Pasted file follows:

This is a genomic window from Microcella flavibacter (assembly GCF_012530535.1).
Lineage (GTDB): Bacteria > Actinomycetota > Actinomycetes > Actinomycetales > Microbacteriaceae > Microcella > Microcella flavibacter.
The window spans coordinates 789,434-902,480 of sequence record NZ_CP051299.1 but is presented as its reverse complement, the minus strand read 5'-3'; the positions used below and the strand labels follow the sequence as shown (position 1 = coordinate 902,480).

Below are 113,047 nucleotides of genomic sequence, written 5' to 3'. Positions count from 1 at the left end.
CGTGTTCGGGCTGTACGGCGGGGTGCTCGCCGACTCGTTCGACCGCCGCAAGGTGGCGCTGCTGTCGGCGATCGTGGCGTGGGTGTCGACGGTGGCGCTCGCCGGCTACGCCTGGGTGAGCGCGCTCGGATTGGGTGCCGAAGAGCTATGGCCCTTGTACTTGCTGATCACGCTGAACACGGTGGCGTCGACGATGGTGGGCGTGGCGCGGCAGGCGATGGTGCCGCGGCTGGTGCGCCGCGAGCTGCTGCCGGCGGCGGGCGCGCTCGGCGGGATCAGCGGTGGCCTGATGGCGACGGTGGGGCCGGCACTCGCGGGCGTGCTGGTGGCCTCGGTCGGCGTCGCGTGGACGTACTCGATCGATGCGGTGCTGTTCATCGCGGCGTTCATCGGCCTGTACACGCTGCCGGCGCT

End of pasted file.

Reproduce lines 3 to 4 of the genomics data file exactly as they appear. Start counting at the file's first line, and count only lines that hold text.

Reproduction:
The window spans coordinates 789,434-902,480 of sequence record NZ_CP051299.1 but is presented as its reverse complement, the minus strand read 5'-3'; the positions used below and the strand labels follow the sequence as shown (position 1 = coordinate 902,480).

Below are 113,047 nucleotides of genomic sequence, written 5' to 3'. Positions count from 1 at the left end.